Is AI Good or Evil: The War On the Perception Gap
I think it’s safe to say the majority of us have watched too many movies.
There is a distinct connection between the “good vs evil” AI characters written for action-based projects and the reality of the technology we have in front of us.
Whilst people could argue, “What if it gets into the wrong hands?” to be honest, you could consider that it already is: The robots haven’t decided to take over just yet. This is a joke.
If you’ve watched the news or read from more generalised media outlets, there’s a feeling of uncertainty surrounding most people, as if this is a completely new thing.
Most tech-savvy people have been on it for a couple years, if not the past 10/11 months.
And privately funded military innovation groups? They’ve been doing it way longer.
To put it incredibly simply, Artificial Intelligence is a brand of computer science that focuses on creating intelligent machines capable of replicating human thought processes and tasks.
These tasks include problem-solving, pattern recognition, decision-making, and language understanding.
Go and watch something like Tron or Tron: Legacy; that’s fun, and it covers intelligent code.
It’s the driving force behind technologies like virtual assistants (Alexa, Siri), recommendation systems (Netflix and Spotify), self-driving and park-assist in cars, healthcare diagnostics, and much more.
So getting spooked out when you hear about AI and then asking your Alexa to play ‘Gangnam Style’ isn’t exactly “keeping you safe”.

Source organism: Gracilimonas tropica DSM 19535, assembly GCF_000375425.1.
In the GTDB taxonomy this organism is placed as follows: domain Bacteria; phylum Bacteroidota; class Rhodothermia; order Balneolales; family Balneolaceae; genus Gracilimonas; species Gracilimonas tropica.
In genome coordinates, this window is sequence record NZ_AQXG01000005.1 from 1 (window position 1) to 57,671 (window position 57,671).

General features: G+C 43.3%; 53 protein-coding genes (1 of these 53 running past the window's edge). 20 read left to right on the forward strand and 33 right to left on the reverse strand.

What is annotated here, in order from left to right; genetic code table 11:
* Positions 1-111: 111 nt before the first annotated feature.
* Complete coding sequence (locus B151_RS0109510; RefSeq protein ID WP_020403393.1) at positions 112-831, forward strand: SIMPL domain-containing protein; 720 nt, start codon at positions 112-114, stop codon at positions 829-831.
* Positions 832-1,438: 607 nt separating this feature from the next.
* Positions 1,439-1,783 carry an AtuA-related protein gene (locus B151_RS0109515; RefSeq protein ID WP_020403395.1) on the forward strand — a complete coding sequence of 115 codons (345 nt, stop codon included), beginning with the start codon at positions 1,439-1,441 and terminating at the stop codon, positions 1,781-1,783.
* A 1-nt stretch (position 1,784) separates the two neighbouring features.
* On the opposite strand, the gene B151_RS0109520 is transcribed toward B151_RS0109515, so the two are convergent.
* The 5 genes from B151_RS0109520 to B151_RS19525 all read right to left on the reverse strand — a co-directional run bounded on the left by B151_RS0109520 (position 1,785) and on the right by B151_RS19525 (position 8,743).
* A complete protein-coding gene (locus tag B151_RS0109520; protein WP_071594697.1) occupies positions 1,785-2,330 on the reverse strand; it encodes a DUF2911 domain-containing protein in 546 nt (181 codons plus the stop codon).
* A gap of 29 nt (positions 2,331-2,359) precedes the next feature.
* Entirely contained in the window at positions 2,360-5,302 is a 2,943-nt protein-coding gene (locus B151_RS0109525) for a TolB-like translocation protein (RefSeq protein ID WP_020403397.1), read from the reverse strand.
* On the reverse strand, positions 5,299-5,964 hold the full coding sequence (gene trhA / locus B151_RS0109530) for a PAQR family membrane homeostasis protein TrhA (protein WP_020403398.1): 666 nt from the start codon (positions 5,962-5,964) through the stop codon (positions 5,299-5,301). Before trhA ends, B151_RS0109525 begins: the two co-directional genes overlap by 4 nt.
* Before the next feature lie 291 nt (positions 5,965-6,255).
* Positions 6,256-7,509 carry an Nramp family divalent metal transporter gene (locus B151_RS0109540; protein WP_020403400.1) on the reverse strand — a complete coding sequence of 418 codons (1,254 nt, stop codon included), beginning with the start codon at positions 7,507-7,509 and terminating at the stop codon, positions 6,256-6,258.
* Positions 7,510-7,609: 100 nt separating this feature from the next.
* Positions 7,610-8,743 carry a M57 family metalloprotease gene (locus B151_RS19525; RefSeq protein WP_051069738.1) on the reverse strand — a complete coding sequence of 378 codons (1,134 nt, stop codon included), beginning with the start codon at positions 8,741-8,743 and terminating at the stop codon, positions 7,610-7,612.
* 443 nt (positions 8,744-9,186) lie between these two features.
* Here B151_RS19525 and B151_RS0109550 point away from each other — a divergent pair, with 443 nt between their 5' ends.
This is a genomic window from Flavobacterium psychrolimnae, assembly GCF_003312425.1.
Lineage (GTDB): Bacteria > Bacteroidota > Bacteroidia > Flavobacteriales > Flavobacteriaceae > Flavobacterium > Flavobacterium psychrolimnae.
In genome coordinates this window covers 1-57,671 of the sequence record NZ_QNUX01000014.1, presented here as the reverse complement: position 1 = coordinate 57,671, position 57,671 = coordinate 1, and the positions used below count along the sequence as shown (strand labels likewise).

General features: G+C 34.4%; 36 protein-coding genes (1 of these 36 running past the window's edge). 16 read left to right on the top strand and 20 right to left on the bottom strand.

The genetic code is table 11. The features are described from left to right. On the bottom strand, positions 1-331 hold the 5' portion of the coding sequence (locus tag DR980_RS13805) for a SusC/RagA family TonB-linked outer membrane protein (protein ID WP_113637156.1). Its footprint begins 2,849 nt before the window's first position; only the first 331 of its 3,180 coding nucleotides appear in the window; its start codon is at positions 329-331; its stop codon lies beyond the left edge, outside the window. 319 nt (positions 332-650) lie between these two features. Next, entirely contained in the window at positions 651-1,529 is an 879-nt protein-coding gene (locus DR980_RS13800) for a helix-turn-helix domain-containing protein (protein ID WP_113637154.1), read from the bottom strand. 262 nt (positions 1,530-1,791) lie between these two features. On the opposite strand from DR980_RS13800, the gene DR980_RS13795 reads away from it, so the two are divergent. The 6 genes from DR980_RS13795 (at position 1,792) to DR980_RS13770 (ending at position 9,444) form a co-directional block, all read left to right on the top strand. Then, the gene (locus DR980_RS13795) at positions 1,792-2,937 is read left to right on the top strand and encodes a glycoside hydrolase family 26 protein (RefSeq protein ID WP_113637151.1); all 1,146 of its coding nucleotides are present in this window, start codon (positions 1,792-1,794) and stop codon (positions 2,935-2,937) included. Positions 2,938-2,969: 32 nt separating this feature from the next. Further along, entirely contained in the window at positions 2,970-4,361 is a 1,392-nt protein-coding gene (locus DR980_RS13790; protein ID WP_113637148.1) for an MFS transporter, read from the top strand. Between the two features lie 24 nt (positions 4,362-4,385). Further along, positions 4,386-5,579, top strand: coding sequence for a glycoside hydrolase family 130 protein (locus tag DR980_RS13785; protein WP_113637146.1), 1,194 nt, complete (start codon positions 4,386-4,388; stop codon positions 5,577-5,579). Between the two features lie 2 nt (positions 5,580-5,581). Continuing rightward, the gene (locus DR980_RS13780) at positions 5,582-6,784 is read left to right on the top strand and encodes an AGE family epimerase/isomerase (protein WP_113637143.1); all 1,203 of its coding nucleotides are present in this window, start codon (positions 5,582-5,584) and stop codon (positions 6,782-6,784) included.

General Public’s Perspective
Lack of Exposure
Those who aren’t as experienced or interested in technology aren’t going to have a clue.
And what do people tend to do when they only know a half-truth? Make as many assumptions as possible.
As a result, they often harbour fear and scepticism about AI, stemming from the fear of the unknown.
Though, there is a lot of good we can do with developing AI and machine learning algorithms.
Fear of the Unknown
What do you see when you think of AI? A black box? Arnold Schwarzenegger as the Terminator?
It’s often imagined as something menacing, or with the capacity to be evil, where all life-altering decisions are made by algorithms no one understands.
Many worry about AI making choices that could affect their lives, from job prospects to healthcare recommendations, without them being privy to how those decisions are reached.
No one likes feeling out of control, especially when they don’t understand what is happening.
However, if you were recently looking for something to watch, Netflix showed you “Our Top Picks for You”, and you chose one: AI has already started making decisions for you.
But is AI good or evil?
Misconceptions and Misinformation
The general public is susceptible to misconceptions and misinformation about AI.
Sensational headlines and dystopian portrayals in movies have fuelled these misconceptions. Don’t worry; Ryan Reynolds from Free Guy can’t hurt you.
Some people believe that AI has human-like consciousness and the potential for rogue behaviour, leading to concerns about the safety and control of AI systems.
Reliance on AI in Daily Life
As previously mentioned, it’s ironic while some of the general public may fear AI, they often rely on it more than most.
Phone users, for instance, depend on AI-driven applications for navigation, recommendations, and personal assistance.
People may not realise its AI, and because it’s directly helping them, they haven’t got a problem with it.
Convenience vs. Privacy Concerns
As people enjoy the convenience, they may neglect or underestimate the associated privacy concerns.
AI systems often collect vast amounts of personal data to improve their functionality.
Data collection can raise concerns about security, privacy breaches, and unauthorised access.
This is something that Governments worldwide are trying to figure out how to regulate.
On top of that, copyright laws for generated images, books or scripts.
Media Portrayal of AI
The media likes stirring the pot with everything, so naturally, it’s not any different for AI.
Sensationalist reporting is what can create public fears about it, not the code itself.